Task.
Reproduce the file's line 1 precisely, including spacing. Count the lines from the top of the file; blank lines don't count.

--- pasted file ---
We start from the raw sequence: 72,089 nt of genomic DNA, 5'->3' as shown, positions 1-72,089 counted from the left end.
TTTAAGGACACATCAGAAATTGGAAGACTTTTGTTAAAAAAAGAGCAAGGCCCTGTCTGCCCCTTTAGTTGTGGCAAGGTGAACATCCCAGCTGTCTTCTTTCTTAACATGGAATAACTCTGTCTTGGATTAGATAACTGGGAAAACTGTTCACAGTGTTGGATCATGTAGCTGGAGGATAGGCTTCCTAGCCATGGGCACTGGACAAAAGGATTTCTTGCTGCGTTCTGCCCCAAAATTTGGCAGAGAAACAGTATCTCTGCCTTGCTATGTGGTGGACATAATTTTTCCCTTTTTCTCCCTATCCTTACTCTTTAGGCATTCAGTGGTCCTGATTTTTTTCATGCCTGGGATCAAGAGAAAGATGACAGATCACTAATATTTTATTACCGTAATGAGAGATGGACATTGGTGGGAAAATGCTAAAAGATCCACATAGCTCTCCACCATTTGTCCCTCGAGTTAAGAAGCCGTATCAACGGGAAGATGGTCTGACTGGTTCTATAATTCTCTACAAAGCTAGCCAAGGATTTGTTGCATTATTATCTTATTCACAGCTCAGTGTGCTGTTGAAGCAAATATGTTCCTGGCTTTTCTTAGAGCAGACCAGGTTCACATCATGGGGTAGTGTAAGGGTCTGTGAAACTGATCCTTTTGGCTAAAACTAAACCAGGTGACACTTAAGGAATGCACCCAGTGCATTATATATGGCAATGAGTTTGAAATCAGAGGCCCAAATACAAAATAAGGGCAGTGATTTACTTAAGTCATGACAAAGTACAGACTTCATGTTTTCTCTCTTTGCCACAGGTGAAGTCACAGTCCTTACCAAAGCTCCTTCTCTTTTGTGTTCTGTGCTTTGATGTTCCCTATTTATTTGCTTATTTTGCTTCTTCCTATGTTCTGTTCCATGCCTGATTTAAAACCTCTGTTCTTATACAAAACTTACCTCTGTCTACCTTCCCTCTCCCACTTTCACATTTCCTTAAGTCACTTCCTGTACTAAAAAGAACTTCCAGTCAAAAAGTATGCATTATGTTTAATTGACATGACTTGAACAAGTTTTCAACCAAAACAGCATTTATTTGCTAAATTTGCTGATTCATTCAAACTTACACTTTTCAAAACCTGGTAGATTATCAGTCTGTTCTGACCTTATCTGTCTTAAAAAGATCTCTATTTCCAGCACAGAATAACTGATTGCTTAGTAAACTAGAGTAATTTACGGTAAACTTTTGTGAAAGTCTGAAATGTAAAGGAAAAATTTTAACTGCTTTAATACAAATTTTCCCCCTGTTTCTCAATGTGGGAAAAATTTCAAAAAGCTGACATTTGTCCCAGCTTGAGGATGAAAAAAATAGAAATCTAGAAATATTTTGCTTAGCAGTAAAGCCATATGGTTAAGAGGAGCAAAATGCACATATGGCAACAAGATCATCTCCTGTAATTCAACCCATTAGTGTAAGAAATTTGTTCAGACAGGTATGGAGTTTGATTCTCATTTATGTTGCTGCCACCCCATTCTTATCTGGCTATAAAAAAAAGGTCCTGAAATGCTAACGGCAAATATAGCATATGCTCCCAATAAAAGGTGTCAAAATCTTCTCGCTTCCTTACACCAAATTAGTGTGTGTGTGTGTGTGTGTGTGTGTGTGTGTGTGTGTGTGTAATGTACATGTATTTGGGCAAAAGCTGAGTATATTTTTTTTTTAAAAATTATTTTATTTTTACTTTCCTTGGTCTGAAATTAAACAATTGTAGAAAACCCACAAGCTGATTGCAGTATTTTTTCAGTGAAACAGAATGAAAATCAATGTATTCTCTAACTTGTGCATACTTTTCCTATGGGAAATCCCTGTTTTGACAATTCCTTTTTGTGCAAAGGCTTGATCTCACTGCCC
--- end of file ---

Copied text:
We start from the raw sequence: 72,089 nt of genomic DNA, 5'->3' as shown, positions 1-72,089 counted from the left end.